The Brew: Bière de Mars
Clean, crisp farmhouse ales with historic origins in northeast France provide superb springtime refreshment
Spring has finally arrived in New York City; not long ago, I spent a lazy Sunday in the park near my apartment playing ladder golf with friends and picnicking in the sunshine. The almost-frozen Budweiser tallboys that someone had stashed in the cooler felt just right for the moment, but as I reached for one I felt my inner craft beer nerd wishing that I had something a little more flavorful, more alluring. I wanted a bière de Mars, a bracing, effervescent springtime ale that originated not in outer space but in nineteenth-century northeast France.
Translating literally to “March Beer,” bière de Mars is native to Alsace, where cool, slow winter fermentation produces superbly clean ales for the spring, similar to the refreshing maibocks of neighboring Germany. The style is closely related to Belgian saisons and French bières de garde, but is typically lower in alcohol and somewhat drier than its more popular cousins. They’re commonly amber to blondish in color with fresh hop aromas that can be floral, perfumed, or fruity. Some are brewed with earthy yeast strains that impart a crisp but barnyard-y finish.
Though bière de Mars is still brewed in Alsace today, many of my favorite beers made in this style are modern variations produced by American brewers. Of these, one of the most refreshing I’ve had is Martian Spring from Strangeways Brewing in Richmond, Virginia. Head brewer Mike Hiller uses a glut of American hops including Simcoe, Citra, and Centennial to produce an aromatic farmhouse ale with pungent citrus and tropical fruit notes. The beer’s prickly carbonation creates a clean, snappy finish that would have been perfect with our haphazard picnic of spicy Calabrian salami, aged New York cheddar, and store-bought chips and guac. With some better planning we might have served it with a bright salad of fresh haricots verts and sharp green garlic, or alongside a baguette with some gooey young cheeses.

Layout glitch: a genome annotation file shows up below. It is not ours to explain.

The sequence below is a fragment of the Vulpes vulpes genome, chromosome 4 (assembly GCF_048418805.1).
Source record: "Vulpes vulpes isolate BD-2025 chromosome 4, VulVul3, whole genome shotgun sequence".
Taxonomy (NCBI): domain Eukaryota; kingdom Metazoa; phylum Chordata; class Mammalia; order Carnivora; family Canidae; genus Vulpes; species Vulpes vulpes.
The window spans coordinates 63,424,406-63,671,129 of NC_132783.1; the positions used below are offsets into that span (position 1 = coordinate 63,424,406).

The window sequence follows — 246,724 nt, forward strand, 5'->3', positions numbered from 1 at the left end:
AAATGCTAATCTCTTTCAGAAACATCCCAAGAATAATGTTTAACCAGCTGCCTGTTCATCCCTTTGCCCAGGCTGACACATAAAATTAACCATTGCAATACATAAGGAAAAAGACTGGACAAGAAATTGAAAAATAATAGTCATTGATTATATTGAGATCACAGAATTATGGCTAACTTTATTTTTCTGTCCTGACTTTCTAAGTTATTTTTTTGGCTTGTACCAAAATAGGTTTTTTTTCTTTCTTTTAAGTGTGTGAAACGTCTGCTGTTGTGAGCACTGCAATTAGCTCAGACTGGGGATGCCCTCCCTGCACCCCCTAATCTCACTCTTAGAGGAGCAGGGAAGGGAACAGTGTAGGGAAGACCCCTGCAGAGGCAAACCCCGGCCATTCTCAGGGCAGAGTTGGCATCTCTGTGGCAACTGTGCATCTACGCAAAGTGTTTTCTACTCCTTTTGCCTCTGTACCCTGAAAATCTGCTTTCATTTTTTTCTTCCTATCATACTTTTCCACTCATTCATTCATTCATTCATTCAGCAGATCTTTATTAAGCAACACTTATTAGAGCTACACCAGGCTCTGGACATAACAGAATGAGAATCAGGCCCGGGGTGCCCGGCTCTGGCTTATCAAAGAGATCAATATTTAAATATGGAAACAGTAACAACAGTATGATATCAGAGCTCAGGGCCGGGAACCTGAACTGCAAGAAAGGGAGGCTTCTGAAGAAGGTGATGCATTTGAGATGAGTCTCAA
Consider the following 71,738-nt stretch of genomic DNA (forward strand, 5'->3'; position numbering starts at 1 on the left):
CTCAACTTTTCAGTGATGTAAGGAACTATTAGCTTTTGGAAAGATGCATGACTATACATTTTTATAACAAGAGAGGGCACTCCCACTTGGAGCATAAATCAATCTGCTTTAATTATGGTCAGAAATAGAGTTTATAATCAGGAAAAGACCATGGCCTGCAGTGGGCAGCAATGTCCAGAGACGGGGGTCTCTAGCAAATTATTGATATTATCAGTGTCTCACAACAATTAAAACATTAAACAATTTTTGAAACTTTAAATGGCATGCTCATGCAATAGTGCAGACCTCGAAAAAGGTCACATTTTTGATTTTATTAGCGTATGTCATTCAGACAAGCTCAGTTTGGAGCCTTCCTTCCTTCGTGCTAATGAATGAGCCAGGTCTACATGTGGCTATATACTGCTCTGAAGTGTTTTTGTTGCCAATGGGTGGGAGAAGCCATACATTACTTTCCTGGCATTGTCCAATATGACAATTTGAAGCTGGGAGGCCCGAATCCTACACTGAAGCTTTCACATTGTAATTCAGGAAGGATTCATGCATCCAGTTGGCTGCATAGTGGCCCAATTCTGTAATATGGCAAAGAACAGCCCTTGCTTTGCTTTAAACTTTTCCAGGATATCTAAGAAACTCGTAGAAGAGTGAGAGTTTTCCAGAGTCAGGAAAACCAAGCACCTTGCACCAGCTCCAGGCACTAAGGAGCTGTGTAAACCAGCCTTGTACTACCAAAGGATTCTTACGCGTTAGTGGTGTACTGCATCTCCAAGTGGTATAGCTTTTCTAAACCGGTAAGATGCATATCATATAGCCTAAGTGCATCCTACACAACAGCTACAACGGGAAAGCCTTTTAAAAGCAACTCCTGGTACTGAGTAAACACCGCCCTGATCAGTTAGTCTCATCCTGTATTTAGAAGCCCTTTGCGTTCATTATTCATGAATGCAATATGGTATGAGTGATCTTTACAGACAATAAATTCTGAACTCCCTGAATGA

In sharp contrast to Martian Spring’s refreshing fruitiness is Jolly Pumpkin‘s robust bière de Mars from Michigan, one of my other favorite spring brews. Taking more cues from Belgium than from France, this beer boasts aromas of tart cherries, musty grapes, and rich leather. Strong oaky flavors arise from several months spent in the barrel, where the brewery’s signature blend of Brettanomyces yeast and souring bacteria creates a complex melee of funk and tartness. The delicate carbonation and pleasant astringency make it less suited for a sunlit picnic than for an intimate dinner party where roasted lamb with spring radishes might make an appearance.
One of the oldest American-style bières de Mars comes from Fort Collins, Colorado’s New Belgium Brewing Company. Part of New Belgium’s popular Lips of Faith series of limited specialty brews, the bright orange ale balances the sweetness of bready malts with a kick of tart citrus. Notes of lemon and herbs saturate the nose and palate while the finish is all bone-dry minerality, making the beer a great match for raw bar-style seafood or a fava bean and pecorino salad.
All of these beers have limited availability and required some extra legwork to find. But the hunt is worth it for their unique flavors, their refreshing qualities, and the fact that they’re designed for this very seasonal moment. I’ll be drinking them all springtime long.
Strangeways Martian Spring ($12), Jolly Pumpkin Bière de Mars ($14), and New Belgium Bière de Mars ($10) are available at specialty craft beer shops and bars. Search BeerMenus to find where they’re available near you.
Justin Kennedy is a New York City-based food writer and all-around good drinker.